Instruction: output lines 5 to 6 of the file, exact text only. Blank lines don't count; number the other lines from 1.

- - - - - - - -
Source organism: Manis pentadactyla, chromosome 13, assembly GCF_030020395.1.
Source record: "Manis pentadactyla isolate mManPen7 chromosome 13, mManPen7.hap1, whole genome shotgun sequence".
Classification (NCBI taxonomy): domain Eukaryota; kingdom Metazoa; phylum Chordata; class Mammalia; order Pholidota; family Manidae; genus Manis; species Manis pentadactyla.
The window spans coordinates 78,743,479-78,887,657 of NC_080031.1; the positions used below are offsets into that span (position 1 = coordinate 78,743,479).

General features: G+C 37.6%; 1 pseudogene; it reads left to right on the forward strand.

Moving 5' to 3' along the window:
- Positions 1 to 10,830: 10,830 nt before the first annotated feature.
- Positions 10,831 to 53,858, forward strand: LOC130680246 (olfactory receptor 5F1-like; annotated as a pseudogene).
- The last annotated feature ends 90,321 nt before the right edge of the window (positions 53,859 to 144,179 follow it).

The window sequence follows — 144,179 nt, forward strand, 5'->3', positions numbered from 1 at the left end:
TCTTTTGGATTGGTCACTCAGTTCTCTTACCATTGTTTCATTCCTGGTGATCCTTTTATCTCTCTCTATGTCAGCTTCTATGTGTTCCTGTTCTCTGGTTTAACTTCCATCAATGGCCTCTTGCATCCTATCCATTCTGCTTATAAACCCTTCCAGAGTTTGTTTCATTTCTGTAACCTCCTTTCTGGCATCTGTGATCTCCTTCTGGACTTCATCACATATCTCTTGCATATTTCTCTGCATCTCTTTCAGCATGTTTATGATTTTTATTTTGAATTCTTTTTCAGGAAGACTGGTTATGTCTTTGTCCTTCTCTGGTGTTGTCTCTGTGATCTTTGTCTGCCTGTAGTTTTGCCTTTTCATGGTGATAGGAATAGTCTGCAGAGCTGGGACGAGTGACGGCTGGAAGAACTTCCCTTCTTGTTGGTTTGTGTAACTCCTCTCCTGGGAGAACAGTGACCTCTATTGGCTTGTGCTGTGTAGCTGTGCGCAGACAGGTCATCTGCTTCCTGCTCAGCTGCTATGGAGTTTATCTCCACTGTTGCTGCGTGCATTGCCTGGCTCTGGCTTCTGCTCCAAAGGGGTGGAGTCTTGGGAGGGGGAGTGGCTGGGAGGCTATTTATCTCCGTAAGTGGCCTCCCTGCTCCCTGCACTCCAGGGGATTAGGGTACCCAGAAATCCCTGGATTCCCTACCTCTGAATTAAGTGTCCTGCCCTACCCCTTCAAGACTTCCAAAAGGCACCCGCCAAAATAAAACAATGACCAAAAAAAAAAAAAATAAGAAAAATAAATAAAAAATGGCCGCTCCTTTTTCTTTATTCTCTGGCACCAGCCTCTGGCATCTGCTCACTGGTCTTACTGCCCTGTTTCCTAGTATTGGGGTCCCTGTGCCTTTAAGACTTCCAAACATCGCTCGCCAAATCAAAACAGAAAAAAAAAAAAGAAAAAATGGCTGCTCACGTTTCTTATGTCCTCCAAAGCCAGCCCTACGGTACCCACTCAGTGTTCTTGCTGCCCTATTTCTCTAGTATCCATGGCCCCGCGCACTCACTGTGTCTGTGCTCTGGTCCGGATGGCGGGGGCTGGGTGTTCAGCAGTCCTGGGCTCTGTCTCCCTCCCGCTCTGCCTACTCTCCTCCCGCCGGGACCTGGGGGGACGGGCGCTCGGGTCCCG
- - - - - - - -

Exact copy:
General features: G+C 37.6%; 1 pseudogene; it reads left to right on the forward strand.

Moving 5' to 3' along the window: